Women’s health encompasses more than gynaecology and obstetrics, but also includes specific treatments that support women to live full lives without discomfort, and special formulations for universal conditions that disproportionately or differently affect women. These latter conditions consist of less obvious diseases, particularly heart and autoimmune problems (see Table One). It is essential that there are pharmaceuticals designed and tested with women in mind, say senior analyst Penny Sherlock and senior partner Adam Scott of Mansfield Advisors.
Women represent just over 50% of the population in developed countries and, given the prevalence of conditions such as endometriosis at 10% and the 100% incidence of menopause, there is a high unmet need for pharmaceutical treatments. Despite this, only about 1% of healthcare R&D spending targets this segment.
Depending on the definition, the global women’s drug segment amounts to between US$35bn and US$55bn in size and is generally thought to be growing at around 5% per year. In addition to the US, the UK and Germany are also important markets for the rapid introduction of new drugs due to the extent of private spending.
Both private equity and pharma companies have been busy investing in promising women’s health specialists, a few of which are shown in Table Two.
The largest transaction was the acquisition of Myovant Sciences by Sumivant Biopharma for €2.5bn in October 2022. Myovant focuses on uterine fibroids, endometriosis, prostate cancer, and infertility. Myovant developed MyFembree, a once-a-day therapy for the management of pain associated with endometriosis, which was approved by the FDA in August 2022. MyFembree, along with Orlissa by Abbvie, which gained FDA approval in 2018, is a major step forward in the treatment of a condition for which there are very few options.
Another notable transaction was the March 2022 acquisition of Theramex by the Carlyle Group and PAI Partners for approximately €1.4bn from CVC Capital Partners. Theramex is a pharmaceutical business focusing exclusively on women’s health, including contraception, menopause, osteoporosis and fertility, specifically low luteinizing hormone levels.
Merck spun-out Organon in June 2021 and has since acquired platforms in adjacencies to pharmaceuticals within women’s health such as the Jada system, a medical device for control and treatment of abnormal postpartum uterine bleeding or haemorrhage. In 2022 it registered revenues of US$6.2bn with an EBITDA of 33.5‒34.5%.
KaNDy Therapeutics was acquired for US$425m in 2020 by Germany’s Bayer. KaNDy has a drug in late-stage clinical trials. It is a first-in-class, once daily, dual mechanism neurokinin-1,3 receptor antagonist that would be a break-through treatment for common ‘hot flushes and night sweats’, i.e. vasomotor symptoms. This non-hormonal approach is suitable for a much larger patient group. If approved, projections suggest US$1bn in potential annual sales.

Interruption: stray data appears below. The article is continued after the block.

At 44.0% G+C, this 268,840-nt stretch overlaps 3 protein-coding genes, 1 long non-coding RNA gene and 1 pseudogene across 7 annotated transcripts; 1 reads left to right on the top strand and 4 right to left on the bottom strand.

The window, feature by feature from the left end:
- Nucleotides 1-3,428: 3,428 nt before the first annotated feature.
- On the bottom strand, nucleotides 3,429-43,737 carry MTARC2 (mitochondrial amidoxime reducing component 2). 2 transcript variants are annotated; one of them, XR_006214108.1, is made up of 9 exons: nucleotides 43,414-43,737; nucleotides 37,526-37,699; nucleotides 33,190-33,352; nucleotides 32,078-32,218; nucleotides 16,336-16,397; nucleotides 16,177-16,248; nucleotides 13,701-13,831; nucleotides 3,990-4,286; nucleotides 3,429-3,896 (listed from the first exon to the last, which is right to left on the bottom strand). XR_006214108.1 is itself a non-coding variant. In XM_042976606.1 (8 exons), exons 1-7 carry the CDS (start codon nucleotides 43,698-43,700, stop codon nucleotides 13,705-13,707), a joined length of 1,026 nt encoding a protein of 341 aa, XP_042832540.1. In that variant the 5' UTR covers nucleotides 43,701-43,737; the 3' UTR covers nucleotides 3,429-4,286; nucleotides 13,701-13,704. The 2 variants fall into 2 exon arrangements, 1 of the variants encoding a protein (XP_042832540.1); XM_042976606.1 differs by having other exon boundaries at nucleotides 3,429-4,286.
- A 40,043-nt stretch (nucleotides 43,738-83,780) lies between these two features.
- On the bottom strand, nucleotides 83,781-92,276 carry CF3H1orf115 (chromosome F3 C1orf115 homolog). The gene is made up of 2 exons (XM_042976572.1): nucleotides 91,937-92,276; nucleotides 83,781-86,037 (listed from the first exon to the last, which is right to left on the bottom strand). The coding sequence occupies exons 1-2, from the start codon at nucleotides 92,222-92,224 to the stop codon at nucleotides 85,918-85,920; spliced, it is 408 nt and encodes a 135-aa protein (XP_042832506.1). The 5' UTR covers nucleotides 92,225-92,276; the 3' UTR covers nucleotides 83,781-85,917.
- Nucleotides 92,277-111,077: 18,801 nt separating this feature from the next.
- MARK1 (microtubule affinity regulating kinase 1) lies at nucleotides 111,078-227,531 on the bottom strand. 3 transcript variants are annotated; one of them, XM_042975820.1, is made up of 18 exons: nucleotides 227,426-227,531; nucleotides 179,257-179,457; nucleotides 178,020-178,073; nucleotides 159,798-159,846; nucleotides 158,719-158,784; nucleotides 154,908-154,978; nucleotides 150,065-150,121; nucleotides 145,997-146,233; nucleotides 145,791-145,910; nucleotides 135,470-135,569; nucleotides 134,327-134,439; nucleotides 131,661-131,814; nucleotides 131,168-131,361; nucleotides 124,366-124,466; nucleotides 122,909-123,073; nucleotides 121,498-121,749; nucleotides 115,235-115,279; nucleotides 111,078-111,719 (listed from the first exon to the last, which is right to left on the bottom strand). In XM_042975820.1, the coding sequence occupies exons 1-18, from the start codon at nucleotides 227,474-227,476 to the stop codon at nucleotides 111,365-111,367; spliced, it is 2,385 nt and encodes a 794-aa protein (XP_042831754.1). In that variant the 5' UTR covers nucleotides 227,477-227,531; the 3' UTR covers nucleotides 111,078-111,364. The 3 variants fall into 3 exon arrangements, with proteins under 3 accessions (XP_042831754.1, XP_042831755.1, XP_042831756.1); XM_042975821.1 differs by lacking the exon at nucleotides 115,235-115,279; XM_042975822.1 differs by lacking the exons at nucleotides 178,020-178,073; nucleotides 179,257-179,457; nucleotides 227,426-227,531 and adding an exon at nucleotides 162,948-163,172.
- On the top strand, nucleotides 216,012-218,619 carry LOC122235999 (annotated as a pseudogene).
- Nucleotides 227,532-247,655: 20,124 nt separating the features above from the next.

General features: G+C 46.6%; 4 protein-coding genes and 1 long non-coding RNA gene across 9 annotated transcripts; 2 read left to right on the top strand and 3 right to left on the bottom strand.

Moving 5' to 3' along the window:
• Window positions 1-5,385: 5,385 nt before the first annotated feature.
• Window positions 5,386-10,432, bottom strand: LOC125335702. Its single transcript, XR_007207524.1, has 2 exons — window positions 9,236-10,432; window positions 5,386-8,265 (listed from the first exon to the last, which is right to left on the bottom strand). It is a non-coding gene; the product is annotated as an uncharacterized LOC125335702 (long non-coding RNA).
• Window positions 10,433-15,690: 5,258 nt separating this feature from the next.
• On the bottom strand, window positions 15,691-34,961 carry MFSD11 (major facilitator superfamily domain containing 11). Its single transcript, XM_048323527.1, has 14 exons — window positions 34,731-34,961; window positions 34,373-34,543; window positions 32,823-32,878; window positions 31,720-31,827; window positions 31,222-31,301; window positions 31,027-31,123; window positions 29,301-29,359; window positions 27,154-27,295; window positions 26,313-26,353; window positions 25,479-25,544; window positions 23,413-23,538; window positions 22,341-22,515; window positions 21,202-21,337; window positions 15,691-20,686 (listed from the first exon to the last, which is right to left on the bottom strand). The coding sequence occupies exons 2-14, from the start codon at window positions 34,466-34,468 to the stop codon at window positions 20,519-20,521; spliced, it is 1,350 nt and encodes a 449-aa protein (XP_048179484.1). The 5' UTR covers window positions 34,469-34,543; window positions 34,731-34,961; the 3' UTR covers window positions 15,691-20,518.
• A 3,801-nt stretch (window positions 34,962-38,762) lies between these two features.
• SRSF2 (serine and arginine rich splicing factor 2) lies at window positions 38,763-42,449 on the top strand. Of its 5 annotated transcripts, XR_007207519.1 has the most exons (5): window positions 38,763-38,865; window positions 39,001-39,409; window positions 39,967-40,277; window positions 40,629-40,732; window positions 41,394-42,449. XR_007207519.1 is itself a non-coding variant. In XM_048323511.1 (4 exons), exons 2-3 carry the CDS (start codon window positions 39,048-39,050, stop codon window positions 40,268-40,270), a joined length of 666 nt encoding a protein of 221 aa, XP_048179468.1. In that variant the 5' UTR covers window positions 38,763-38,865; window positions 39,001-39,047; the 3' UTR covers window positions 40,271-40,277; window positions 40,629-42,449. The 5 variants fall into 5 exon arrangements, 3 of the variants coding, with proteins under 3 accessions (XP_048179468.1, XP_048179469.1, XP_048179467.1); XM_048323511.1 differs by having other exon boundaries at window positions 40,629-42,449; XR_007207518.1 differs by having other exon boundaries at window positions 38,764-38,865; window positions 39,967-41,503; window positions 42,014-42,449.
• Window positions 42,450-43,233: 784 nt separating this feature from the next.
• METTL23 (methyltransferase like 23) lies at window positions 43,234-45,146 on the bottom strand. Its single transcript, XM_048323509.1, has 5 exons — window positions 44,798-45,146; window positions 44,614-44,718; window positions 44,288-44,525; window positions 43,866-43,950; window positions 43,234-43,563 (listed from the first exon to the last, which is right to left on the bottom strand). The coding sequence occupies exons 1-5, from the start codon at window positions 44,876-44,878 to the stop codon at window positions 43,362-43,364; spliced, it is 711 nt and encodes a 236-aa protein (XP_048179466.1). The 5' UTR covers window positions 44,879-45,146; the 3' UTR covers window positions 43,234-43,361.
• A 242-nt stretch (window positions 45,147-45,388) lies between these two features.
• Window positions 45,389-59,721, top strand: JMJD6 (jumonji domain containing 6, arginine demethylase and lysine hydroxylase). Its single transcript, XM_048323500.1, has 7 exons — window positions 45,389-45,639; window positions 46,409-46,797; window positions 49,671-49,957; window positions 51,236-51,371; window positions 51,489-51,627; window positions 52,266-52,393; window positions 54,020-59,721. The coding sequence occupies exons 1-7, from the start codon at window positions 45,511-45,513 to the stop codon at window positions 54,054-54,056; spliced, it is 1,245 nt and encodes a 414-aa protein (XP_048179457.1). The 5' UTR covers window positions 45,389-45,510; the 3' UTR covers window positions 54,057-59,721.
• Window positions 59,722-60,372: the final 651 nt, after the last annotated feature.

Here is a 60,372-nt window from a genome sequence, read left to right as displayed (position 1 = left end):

The Japanese company, Astellas, is also reported as looking to build a portfolio in the segment.
Remaining independents include Viramal (2013), Fervent Pharma (2011), Consilient Health (2005) and Daré Bioscience (2005). Viramal has an active drug pipeline of five drugs in Phase II or beyond, including one for vaginal health at market authorisation stage.
Fervent Pharma is entering Phase II with its lead compound P-101, a non-hormonal treatment that, in preliminary studies, has been shown to be effective in treating vasomotor symptoms. Consilient Health is a commercialisation partner for products targeting women’s health, with a portfolio of around 30 drugs.
Daré Bioscience has a pipeline of six drugs in phase I or beyond, with a drug targeting bacterial vaginosis developed in collaboration with Organon that has gained FDA approval.
The number of clinical trials for major conditions in women’s health (of a sub-set that we analysed) has increased by around 7% from 2004, although trial numbers have suffered in recent years due to Covid-19, as demonstrated in Figure One.
Trials targeting endometriosis have grown the most, from 11 in 2004 to 63 2019, catching up on research efforts for menopausal symptoms. As would be expected, menopausal symptoms have consistently been the most targeted condition as it targets the largest patient pool.
Women’s health pharmaceuticals: the history
The history of pharmaceutical R&D for women’s health has been affected by several major turning points. The earliest was the thalidomide catastrophe. Promoted as diminishing the nausea associated with morning sickness, it was later discovered to degrade an essential protein for foetal development. It caused surviving children to be born with missing limbs and other disabilities. Between 1957 and 1961, around 10,000 children were affected and 40% died before their first birthday.